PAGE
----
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The Illusionist
Directed by Sylvain Chomet
Produced by Bob Last
Written by Jacques Tati
Sylvain Chomet
Release date(s) February 16 2010 (Berlin)
May 5, 2010 (France)
October 7, 2010 (Russia)
Country United Kingdom
France
Language English
French
Budget £13,000,000[1]

The Illusionist is a British-French animated film directed by Sylvain Chomet, released in 2010. The film is based on an unproduced script that the French mime, director and actor Jacques Tati had written in 1956 as a personal letter to his estranged eldest daughter in collaboration with long term writing partner Henri Marquet between Mon Oncle and Playtime.[2][3][4][5][6] The main character is an animated version of Tati animated by Laurent Kircher[7]. The plot revolves around a struggling illusionist who visits an isolated community and meets a young lady who is convinced that he is a real magician.[8] The film is set in Scotland in the late 1950s.[9] According to the director, "It's not a romance, it's more the relationship between a dad and a daughter."[10]

Contents

Production

According to the 2006 reading of The Illusionist script at the London Film School introduced by Chomet, “The great French comic Jacques Tati wrote the script of The Illusionist and intended to make it as a live action film with his daughter”.[11]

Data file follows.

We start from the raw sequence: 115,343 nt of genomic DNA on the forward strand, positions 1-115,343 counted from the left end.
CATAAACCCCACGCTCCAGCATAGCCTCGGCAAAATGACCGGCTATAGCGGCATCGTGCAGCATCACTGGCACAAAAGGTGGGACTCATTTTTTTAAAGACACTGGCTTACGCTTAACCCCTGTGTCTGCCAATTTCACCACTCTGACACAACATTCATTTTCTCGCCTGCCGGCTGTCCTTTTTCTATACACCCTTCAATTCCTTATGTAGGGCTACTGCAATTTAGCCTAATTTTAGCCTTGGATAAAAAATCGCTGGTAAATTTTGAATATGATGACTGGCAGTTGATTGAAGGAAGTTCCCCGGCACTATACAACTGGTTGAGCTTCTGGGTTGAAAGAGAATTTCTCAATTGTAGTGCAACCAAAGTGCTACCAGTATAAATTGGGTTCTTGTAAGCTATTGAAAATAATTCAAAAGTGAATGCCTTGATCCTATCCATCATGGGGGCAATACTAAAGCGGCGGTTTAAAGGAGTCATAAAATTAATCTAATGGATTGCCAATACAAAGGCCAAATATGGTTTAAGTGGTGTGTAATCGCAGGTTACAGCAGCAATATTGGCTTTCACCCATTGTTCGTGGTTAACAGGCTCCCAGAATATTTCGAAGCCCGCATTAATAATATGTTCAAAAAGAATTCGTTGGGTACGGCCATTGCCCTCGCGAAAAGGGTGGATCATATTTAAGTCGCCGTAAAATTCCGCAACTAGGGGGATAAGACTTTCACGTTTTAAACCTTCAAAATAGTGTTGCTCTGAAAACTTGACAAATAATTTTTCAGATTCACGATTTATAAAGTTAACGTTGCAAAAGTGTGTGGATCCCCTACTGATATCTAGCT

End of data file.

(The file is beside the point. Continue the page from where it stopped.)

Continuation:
The script was passed to Chomet by Tati's youngest daughter, Sophie Tatischeff, when Chomet was seeking permission to use a clip from Tati's 1949 film Jour de fête in Les Triplettes de Belleville. Tatischeff suggested an animated film as she did not want an actor to play her father.[8] Sophie Tatischeff died on 27 October 2001, almost 2 years before the 11th June 2003 French release of Les Triplettes de Belleville.

The film was made at Chomet's Edinburgh film studio Django Films by an international group of animators.[9] It was estimated to cost around £10 million and was funded by Pathé Pictures. However, in a February 2010 press conference, Chomet said that it had ended up costing £13 million[1]. Made in Edinburgh, a international group of around 45 creatives were employed during its production. The film was primarily animated in Scottish Studios with further work being done in studios in France, London and around 5% being completed in South Korea. The Django Films studio was set up solely to make this film, and is now being dismantled.[12]

Release

The first footage from the film was shown at the 2008 Cannes film festival.[13] The film was expected to premiere at the 2009 Toronto International Film Festival, but as of August 2009 a release date was yet to be announced.[14] On January 21, 2010, it was announced that the film would premiere at the Berlinale festival on February 16.[15][16] Pathe Pictures is handling distribution for France (May 5) and the UK, and distribution deals have been secured for Japan (Klockworx), Italy (Cinema 11), Greece (Nutopia), Benelux (Paradiso), the Middle East (Phars Film),[17] and Russia.[18] The first official trailer for the film was Russian, released on March 13, 2010.[7]

There have been calls by the family of Tati's abandoned daughter to give her a screen credit as the true inspiration behind the screenplay.[19]

See also

References

External links

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